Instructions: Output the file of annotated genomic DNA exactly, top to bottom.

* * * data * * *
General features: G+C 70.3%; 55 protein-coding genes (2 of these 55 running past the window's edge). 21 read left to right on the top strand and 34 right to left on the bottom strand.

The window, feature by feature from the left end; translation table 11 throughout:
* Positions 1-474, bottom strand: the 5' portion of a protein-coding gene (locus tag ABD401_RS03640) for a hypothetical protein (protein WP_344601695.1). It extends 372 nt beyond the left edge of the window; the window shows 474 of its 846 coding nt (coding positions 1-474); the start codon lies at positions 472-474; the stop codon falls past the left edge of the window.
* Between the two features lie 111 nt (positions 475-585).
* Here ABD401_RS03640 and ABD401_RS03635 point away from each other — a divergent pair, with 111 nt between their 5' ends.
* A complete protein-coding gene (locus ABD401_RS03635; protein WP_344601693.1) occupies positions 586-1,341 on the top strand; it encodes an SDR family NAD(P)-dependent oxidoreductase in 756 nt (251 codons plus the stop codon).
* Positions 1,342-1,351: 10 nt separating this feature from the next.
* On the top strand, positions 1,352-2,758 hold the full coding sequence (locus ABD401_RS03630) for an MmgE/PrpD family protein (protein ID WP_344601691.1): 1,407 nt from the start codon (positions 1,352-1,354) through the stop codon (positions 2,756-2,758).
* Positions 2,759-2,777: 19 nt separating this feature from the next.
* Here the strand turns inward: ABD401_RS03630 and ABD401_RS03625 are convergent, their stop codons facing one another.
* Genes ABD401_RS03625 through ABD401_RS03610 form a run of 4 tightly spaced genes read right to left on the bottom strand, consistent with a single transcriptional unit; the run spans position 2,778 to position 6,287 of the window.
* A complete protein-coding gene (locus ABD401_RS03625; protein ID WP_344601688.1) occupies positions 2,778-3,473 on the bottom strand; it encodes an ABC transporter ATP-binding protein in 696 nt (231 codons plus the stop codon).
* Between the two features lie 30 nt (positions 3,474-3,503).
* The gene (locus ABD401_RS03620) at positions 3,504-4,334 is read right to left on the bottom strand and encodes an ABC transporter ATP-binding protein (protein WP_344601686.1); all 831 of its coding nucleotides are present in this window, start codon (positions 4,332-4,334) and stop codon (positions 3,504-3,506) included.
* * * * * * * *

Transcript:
General features: G+C 70.3%; 55 protein-coding genes (2 of these 55 running past the window's edge). 21 read left to right on the top strand and 34 right to left on the bottom strand.

The window, feature by feature from the left end; translation table 11 throughout:
* Positions 1-474, bottom strand: the 5' portion of a protein-coding gene (locus tag ABD401_RS03640) for a hypothetical protein (protein WP_344601695.1). It extends 372 nt beyond the left edge of the window; the window shows 474 of its 846 coding nt (coding positions 1-474); the start codon lies at positions 472-474; the stop codon falls past the left edge of the window.
* Between the two features lie 111 nt (positions 475-585).
* Here ABD401_RS03640 and ABD401_RS03635 point away from each other — a divergent pair, with 111 nt between their 5' ends.
* A complete protein-coding gene (locus ABD401_RS03635; protein WP_344601693.1) occupies positions 586-1,341 on the top strand; it encodes an SDR family NAD(P)-dependent oxidoreductase in 756 nt (251 codons plus the stop codon).
* Positions 1,342-1,351: 10 nt separating this feature from the next.
* On the top strand, positions 1,352-2,758 hold the full coding sequence (locus ABD401_RS03630) for an MmgE/PrpD family protein (protein ID WP_344601691.1): 1,407 nt from the start codon (positions 1,352-1,354) through the stop codon (positions 2,756-2,758).
* Positions 2,759-2,777: 19 nt separating this feature from the next.
* Here the strand turns inward: ABD401_RS03630 and ABD401_RS03625 are convergent, their stop codons facing one another.
* Genes ABD401_RS03625 through ABD401_RS03610 form a run of 4 tightly spaced genes read right to left on the bottom strand, consistent with a single transcriptional unit; the run spans position 2,778 to position 6,287 of the window.
* A complete protein-coding gene (locus ABD401_RS03625; protein ID WP_344601688.1) occupies positions 2,778-3,473 on the bottom strand; it encodes an ABC transporter ATP-binding protein in 696 nt (231 codons plus the stop codon).
* Between the two features lie 30 nt (positions 3,474-3,503).
* The gene (locus ABD401_RS03620) at positions 3,504-4,334 is read right to left on the bottom strand and encodes an ABC transporter ATP-binding protein (protein WP_344601686.1); all 831 of its coding nucleotides are present in this window, start codon (positions 4,332-4,334) and stop codon (positions 3,504-3,506) included.